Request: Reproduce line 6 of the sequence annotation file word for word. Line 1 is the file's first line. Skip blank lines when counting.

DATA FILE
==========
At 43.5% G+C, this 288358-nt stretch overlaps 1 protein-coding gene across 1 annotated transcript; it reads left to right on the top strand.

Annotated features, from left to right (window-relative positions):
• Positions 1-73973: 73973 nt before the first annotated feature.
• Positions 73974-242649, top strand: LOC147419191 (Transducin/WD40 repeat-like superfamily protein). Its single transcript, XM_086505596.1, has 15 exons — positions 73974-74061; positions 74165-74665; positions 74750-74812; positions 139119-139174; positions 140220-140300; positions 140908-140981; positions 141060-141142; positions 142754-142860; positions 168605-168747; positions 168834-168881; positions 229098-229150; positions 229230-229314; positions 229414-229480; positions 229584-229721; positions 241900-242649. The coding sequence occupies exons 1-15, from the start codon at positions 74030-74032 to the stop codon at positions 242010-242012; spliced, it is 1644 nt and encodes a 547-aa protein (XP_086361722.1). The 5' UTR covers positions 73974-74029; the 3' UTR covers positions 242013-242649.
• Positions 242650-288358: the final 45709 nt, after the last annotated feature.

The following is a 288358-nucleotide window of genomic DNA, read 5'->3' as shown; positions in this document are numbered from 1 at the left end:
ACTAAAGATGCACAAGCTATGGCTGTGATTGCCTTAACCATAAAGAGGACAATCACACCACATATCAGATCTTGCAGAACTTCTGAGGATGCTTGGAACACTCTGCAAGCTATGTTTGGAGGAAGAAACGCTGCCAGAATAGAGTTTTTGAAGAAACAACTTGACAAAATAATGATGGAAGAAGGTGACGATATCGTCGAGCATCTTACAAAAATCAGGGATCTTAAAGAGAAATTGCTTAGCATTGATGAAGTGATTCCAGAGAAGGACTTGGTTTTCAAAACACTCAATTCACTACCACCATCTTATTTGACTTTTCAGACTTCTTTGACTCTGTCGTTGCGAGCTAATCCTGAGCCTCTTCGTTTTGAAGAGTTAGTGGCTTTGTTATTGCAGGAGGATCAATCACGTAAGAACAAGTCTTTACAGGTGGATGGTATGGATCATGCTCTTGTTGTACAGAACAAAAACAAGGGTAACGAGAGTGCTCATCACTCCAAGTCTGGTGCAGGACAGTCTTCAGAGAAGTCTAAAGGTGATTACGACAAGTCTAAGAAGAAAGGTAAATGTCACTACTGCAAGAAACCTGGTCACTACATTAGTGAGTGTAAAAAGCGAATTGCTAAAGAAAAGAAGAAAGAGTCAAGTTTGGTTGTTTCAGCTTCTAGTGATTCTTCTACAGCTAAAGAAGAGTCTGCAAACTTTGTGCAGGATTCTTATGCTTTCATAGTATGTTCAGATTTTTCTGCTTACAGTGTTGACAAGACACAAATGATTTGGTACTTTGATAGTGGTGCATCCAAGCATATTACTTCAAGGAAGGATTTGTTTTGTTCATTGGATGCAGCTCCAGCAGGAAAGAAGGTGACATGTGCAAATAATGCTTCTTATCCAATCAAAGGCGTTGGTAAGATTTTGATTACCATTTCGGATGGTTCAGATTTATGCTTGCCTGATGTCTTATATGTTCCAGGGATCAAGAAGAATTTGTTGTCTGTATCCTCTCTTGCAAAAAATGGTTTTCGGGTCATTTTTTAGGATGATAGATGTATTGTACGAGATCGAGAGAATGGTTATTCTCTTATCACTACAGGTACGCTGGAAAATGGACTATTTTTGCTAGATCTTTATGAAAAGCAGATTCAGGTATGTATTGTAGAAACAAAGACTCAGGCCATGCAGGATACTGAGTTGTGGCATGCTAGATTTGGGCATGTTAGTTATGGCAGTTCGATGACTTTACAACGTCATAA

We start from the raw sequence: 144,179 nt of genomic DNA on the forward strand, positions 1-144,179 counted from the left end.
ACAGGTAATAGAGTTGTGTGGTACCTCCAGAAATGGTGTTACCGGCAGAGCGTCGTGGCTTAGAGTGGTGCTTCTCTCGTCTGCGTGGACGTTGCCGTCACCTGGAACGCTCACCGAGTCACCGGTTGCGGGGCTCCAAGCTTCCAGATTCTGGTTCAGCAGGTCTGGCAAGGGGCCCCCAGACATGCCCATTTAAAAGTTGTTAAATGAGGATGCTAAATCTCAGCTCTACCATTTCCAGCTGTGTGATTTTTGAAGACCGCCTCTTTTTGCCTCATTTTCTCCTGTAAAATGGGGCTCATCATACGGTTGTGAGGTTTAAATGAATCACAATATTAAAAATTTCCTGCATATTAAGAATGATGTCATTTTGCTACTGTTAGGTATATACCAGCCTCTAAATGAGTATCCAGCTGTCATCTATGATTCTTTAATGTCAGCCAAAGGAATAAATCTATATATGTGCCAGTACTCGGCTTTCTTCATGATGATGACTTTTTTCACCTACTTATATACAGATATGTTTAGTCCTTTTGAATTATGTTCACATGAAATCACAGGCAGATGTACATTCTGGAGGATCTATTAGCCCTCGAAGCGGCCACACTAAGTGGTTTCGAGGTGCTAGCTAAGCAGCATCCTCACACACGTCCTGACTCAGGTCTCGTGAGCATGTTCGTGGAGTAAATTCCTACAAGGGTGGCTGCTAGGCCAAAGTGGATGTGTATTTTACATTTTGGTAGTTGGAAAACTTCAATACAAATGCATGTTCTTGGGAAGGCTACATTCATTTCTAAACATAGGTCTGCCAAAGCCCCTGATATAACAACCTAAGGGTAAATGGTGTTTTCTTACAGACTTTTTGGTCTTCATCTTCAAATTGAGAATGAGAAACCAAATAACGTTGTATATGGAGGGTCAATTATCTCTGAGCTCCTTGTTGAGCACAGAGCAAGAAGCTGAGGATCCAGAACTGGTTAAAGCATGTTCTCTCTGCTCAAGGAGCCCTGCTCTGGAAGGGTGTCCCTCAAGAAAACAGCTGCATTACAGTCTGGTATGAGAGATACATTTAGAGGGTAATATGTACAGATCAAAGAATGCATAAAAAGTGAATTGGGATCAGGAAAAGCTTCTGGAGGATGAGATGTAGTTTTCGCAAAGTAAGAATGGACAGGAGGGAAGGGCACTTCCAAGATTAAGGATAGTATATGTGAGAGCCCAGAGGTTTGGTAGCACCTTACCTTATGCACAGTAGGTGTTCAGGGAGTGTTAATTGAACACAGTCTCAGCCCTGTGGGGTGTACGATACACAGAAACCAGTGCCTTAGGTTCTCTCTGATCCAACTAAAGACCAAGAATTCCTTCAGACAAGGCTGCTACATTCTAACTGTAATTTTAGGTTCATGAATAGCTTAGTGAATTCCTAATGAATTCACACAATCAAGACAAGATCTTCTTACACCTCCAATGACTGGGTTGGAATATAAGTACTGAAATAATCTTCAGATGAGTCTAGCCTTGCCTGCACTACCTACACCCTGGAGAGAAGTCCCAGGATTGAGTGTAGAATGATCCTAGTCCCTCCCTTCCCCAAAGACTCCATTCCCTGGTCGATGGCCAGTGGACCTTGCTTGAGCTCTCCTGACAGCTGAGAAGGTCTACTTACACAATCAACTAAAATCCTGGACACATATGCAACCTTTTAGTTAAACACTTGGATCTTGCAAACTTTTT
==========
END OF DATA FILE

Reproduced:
The following is a 288358-nucleotide window of genomic DNA, read 5'->3' as shown; positions in this document are numbered from 1 at the left end: